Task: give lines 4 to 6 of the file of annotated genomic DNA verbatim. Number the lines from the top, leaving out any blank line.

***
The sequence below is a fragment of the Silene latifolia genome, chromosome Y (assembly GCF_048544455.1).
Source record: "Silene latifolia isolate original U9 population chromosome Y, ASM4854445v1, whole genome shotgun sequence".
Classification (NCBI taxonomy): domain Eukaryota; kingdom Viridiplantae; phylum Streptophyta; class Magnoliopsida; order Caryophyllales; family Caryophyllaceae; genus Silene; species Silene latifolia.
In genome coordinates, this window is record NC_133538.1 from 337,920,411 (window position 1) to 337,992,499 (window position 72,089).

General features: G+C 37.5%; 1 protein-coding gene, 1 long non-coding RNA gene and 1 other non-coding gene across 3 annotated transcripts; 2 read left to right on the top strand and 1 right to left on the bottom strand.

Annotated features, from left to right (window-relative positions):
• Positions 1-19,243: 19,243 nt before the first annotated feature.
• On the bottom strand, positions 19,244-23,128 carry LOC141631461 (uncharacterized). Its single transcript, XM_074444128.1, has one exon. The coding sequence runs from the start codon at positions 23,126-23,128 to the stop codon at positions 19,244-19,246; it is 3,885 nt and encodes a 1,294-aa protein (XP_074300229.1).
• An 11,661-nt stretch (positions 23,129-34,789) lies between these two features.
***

In genome coordinates, this window is record NC_133538.1 from 337,920,411 (window position 1) to 337,992,499 (window position 72,089).

General features: G+C 37.5%; 1 protein-coding gene, 1 long non-coding RNA gene and 1 other non-coding gene across 3 annotated transcripts; 2 read left to right on the top strand and 1 right to left on the bottom strand.

Annotated features, from left to right (window-relative positions):